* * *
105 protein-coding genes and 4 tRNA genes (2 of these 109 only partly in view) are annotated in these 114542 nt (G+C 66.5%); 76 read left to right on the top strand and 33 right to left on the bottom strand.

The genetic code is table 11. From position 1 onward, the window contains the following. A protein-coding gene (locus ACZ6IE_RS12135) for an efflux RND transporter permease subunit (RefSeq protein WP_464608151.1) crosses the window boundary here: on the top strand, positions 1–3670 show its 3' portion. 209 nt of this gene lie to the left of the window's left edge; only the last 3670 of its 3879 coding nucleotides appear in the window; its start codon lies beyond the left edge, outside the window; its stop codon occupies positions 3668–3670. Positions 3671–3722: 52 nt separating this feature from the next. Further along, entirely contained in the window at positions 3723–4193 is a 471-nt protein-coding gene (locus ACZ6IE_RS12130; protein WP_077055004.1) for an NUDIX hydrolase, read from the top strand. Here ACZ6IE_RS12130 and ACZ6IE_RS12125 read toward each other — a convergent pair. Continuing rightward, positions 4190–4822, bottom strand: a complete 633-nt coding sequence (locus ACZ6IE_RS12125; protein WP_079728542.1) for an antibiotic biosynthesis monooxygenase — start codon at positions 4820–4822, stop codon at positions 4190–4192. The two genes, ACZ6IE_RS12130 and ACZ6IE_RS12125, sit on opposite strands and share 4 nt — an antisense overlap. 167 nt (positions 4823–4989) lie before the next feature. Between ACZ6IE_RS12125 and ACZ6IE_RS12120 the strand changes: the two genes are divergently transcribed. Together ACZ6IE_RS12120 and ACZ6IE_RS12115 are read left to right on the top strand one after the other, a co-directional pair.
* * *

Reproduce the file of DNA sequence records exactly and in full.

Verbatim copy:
105 protein-coding genes and 4 tRNA genes (2 of these 109 only partly in view) are annotated in these 114542 nt (G+C 66.5%); 76 read left to right on the top strand and 33 right to left on the bottom strand.

The genetic code is table 11. From position 1 onward, the window contains the following. A protein-coding gene (locus ACZ6IE_RS12135) for an efflux RND transporter permease subunit (RefSeq protein WP_464608151.1) crosses the window boundary here: on the top strand, positions 1–3670 show its 3' portion. 209 nt of this gene lie to the left of the window's left edge; only the last 3670 of its 3879 coding nucleotides appear in the window; its start codon lies beyond the left edge, outside the window; its stop codon occupies positions 3668–3670. Positions 3671–3722: 52 nt separating this feature from the next. Further along, entirely contained in the window at positions 3723–4193 is a 471-nt protein-coding gene (locus ACZ6IE_RS12130; protein WP_077055004.1) for an NUDIX hydrolase, read from the top strand. Here ACZ6IE_RS12130 and ACZ6IE_RS12125 read toward each other — a convergent pair. Continuing rightward, positions 4190–4822, bottom strand: a complete 633-nt coding sequence (locus ACZ6IE_RS12125; protein WP_079728542.1) for an antibiotic biosynthesis monooxygenase — start codon at positions 4820–4822, stop codon at positions 4190–4192. The two genes, ACZ6IE_RS12130 and ACZ6IE_RS12125, sit on opposite strands and share 4 nt — an antisense overlap. 167 nt (positions 4823–4989) lie before the next feature. Between ACZ6IE_RS12125 and ACZ6IE_RS12120 the strand changes: the two genes are divergently transcribed. Together ACZ6IE_RS12120 and ACZ6IE_RS12115 are read left to right on the top strand one after the other, a co-directional pair.